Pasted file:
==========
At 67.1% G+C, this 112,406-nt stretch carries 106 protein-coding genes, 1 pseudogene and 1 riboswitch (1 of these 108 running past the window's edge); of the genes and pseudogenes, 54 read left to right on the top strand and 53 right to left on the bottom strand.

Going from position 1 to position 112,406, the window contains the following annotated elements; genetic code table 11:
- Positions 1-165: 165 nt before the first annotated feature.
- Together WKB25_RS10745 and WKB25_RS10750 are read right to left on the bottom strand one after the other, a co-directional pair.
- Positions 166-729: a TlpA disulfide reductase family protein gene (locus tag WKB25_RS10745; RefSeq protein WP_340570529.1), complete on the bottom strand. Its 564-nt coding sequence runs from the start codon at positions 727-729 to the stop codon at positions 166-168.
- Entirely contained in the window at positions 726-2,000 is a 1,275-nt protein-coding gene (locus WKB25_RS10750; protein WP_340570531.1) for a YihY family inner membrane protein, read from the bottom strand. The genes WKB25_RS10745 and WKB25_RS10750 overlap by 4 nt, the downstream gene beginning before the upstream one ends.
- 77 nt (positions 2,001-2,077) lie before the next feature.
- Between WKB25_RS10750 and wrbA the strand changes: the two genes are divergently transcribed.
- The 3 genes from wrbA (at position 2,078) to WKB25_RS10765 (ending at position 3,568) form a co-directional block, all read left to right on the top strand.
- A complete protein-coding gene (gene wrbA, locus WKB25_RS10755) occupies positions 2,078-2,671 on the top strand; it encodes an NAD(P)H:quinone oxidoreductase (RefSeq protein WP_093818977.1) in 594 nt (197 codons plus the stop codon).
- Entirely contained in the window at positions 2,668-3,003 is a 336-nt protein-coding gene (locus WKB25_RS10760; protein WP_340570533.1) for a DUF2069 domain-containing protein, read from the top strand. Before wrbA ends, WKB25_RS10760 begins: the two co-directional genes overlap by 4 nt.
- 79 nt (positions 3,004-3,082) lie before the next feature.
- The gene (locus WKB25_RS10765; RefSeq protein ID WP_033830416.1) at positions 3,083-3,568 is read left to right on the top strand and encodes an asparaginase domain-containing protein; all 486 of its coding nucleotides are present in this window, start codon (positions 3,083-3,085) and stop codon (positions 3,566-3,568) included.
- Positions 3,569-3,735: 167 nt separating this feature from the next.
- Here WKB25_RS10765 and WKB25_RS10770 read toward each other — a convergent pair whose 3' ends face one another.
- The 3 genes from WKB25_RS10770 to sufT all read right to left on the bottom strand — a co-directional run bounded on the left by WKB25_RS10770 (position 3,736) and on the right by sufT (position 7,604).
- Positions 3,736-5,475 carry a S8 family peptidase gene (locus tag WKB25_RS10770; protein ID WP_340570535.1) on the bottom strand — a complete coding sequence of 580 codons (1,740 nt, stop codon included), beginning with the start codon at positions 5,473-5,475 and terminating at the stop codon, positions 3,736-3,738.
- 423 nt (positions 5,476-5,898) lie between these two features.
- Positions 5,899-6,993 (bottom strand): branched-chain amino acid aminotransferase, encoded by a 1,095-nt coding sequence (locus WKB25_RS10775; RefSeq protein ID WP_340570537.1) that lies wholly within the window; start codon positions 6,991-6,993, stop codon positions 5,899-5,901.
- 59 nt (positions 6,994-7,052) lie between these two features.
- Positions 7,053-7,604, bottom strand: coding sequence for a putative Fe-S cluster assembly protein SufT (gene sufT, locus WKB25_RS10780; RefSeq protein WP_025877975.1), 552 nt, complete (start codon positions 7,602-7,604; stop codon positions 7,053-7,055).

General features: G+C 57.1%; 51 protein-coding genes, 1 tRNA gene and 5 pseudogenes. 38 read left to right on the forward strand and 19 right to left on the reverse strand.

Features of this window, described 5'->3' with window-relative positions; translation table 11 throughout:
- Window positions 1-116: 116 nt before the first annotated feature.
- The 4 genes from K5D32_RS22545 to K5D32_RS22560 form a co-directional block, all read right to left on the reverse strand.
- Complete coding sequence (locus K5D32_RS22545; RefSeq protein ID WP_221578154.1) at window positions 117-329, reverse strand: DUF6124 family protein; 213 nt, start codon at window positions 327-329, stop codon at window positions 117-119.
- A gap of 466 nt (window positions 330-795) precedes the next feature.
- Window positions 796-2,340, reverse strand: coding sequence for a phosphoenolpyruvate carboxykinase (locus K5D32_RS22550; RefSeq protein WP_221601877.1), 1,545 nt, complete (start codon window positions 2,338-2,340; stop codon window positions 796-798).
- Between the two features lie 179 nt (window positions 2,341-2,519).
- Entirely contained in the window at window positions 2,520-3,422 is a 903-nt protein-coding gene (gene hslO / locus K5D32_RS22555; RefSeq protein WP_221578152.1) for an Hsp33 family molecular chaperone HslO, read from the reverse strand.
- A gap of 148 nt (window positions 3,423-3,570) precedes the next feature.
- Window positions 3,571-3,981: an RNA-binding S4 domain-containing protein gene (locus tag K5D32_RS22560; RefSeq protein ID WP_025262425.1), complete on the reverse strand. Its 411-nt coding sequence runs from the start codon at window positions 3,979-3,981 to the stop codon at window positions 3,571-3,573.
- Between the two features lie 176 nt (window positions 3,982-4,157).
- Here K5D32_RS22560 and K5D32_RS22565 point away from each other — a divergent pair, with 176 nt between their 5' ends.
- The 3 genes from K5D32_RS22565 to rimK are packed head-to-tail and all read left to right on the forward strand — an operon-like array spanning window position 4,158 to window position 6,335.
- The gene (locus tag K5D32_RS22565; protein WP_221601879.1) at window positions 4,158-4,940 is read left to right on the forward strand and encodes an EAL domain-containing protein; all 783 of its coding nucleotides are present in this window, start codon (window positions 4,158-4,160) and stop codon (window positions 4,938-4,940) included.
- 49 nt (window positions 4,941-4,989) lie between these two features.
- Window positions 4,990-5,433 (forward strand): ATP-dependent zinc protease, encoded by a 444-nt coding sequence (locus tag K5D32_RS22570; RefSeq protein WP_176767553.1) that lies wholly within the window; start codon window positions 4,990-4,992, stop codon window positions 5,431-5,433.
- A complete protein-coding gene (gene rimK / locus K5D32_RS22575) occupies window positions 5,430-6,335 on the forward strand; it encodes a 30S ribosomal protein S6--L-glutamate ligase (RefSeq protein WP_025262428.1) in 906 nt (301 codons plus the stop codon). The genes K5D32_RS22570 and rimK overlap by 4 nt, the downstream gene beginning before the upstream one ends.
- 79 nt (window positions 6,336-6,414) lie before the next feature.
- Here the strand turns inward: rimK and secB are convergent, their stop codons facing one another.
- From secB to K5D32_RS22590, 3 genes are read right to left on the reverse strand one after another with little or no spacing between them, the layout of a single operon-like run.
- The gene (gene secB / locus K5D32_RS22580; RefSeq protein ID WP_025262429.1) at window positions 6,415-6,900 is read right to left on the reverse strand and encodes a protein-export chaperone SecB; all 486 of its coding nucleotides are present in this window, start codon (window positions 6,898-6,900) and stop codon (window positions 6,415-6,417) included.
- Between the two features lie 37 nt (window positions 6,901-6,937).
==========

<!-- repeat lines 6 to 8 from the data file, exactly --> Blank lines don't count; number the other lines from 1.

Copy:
- Entirely contained in the window at positions 726-2,000 is a 1,275-nt protein-coding gene (locus WKB25_RS10750; protein WP_340570531.1) for a YihY family inner membrane protein, read from the bottom strand. The genes WKB25_RS10745 and WKB25_RS10750 overlap by 4 nt, the downstream gene beginning before the upstream one ends.
- 77 nt (positions 2,001-2,077) lie before the next feature.
- Between WKB25_RS10750 and wrbA the strand changes: the two genes are divergently transcribed.